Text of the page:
How Maximizing Your 401(k) Early Leaves Free Money Behind

How Maximizing Your 401(k) Early Leaves Free Money Behind

Many of us have an employer retirement plan that has a company match. I am talking about a 401(k), 403(b), 457, or TSP plan to name the most popular flavors out there. If your company matches your plan contributions on a paycheck-by-paycheck basis and you set up your contributions to try to hit the maximum deferral limit earlier in the year, then you could be missing out on the full employer match you are entitled to.

Let me give you an example using a 401(k) plan, but it applies to most of the employer plans I mentioned above.

Let’s say that you are 45 years old, make $150,000 per year, contribute 20% of your income to your 401(k), and your employer matches 4% of your income every paycheck.  The 4% match you are entitled to is $6,000 ($150,000 x 4%).

Well, 20% of $150,000 is $30,000.  If the maximum annual contribution that year is only $22,500 (2023 limit for those under age 50), and you are contributing 20% of your income, you will have reached your $22,500 maximum in 9 months (assuming your income and contributions are spread out evenly over the year), and then you will have to stop making contributions.  After you stop making contributions, there’s a chance your employer might also stop making matching contributions…because they don’t have anything to match.  If your employer stops making matching contributions, you will have missed out on the final 3 months’ worth of matching contribution, or in this case, $1,500 in free money.

This problem doesn’t affect all 401(k) plans, so here’s what to look for.

If your 401(k) plan has what’s known as a “true-up” contribution/feature, you should be fine.  This provision should make sure you don’t miss any matching contributions you would normally be entitled to, even if you max out your 401(k) plan before the end of the year.  Any “true-up” contributions are normally made at the end of the year, or at the beginning of the next year.  You can find out if this feature is in your plan by contacting your Human Resources department.

Another thing to pay attention to is when does your employer make the matching contributions?  If your employer matches your contributions every pay period, that could be a problem.  Because then the matching contributions stop when your contributions stop.  If your employer makes a one-time lump sum matching contribution, usually at the end of the year or at the beginning of the next year, then you are most likely okay.

What you should do: Spread out your 401( k) contributions.  If your employer does not have a “true-up” provision or does not do one-time lump sum matching contributions, then you need to spread out your contributions over the full year.  Don’t max out your 401(k) plan early in the year.  To figure this out, divide the maximum annual contribution by your annual income.  So, in the example I used above, you would divide $22,500 (annual maximum for anyone under age 50) by $150,000 (annual income).  In this case, this person would want to contribute no more than 15% of their income ($22,500/$150,000 = 15%).  At 15%, this person would max out their 401(k) plan at $22,500 and spread out their contributions over the full year so they don’t miss any employer matching contributions.  Problem solved!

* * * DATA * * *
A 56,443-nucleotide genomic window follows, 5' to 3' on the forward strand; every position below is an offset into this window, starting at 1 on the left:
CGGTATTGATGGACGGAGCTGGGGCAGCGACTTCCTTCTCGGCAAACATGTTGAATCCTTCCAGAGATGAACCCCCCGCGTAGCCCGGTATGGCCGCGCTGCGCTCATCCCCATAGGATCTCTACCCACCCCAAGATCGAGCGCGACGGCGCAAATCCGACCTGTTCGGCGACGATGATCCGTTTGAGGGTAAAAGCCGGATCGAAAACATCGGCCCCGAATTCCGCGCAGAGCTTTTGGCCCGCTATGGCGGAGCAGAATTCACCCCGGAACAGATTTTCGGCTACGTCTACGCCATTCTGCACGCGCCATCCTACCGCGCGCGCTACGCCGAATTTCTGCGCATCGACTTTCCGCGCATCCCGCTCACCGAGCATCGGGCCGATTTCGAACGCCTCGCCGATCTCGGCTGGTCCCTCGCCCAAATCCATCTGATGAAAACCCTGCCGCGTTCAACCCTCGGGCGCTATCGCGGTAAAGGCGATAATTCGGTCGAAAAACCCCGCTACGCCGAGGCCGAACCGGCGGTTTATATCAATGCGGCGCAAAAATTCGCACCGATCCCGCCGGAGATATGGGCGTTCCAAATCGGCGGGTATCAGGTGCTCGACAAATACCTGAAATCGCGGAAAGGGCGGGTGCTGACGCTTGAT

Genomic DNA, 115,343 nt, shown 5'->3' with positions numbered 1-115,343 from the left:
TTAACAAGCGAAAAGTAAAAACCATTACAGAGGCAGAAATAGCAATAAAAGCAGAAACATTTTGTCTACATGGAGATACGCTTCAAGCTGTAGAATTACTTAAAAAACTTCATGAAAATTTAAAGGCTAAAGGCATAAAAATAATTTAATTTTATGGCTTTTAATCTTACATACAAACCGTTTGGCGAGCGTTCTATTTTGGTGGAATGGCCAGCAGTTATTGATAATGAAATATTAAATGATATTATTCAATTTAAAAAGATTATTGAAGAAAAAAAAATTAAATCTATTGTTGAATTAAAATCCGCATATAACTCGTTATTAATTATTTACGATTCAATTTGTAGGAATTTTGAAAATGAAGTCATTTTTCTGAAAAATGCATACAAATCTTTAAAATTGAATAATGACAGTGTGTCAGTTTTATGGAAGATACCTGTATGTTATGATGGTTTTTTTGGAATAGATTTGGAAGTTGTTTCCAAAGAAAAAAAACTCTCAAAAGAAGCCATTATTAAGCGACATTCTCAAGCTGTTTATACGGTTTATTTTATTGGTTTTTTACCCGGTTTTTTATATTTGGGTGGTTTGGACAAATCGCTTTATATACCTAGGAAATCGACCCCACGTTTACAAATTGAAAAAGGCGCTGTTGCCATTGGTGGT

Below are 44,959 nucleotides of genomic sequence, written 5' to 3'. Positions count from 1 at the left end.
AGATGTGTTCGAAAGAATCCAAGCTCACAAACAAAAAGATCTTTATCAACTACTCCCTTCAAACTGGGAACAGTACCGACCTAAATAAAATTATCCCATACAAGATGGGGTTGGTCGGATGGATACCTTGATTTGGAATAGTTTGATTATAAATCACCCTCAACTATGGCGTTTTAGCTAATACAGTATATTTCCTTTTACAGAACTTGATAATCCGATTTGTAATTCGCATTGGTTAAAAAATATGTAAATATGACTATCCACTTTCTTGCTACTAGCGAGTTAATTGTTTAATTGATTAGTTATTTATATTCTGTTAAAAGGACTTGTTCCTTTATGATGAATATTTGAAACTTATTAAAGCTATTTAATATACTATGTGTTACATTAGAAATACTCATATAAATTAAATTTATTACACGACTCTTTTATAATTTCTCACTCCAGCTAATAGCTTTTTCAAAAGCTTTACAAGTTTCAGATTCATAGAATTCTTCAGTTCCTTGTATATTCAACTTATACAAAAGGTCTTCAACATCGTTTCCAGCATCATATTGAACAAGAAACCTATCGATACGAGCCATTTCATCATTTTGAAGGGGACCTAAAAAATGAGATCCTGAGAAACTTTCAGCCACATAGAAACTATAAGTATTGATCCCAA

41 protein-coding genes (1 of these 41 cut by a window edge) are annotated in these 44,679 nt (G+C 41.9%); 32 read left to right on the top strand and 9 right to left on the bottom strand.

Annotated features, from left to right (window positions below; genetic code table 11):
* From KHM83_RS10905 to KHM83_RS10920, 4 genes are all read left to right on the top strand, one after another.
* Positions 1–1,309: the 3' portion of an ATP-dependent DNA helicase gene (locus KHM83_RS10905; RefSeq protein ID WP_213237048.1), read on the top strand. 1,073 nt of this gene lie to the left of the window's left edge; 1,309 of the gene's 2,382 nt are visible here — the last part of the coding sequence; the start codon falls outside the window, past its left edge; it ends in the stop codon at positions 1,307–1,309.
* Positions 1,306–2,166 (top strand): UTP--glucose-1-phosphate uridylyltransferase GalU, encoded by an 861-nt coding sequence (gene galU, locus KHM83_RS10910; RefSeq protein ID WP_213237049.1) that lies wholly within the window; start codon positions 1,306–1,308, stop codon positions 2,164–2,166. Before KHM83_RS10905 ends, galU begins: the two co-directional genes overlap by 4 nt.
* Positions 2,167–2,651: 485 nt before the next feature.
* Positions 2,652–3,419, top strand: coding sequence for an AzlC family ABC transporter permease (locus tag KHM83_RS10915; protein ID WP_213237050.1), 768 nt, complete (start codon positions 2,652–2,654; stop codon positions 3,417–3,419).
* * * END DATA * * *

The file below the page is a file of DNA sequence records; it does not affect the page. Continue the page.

If you have already contributed to your 401(k) plan this year before reading this, here is the formula for how to figure out what to change your contributions to for the rest of the year

  • First, calculate your remaining contributions for the year = Annual Limit – YTD contributions
  • Second, calculate your remaining income for the year = Annual income – YTD Income
  • Divide the remaining contributions for the year by the remaining income for the year to find the percentage you will want to save at per pay period for the rest of the year. Be sure to reset your contributions again on January 1st.

Let’s not leave free money on the table. Good luck and happy saving!

Jennifer Bush
Jennifer Bush

Jennifer has a background of over 15 years working in the financial services industry. Prior to joining Mainstreet, she worked 13 years for a wealth management firm helping to develop, create, and implement financial planning strategies for clients. Before that, she was a consultant and educator in the area of financial related employee benefits for SF bay area companies and their employees.

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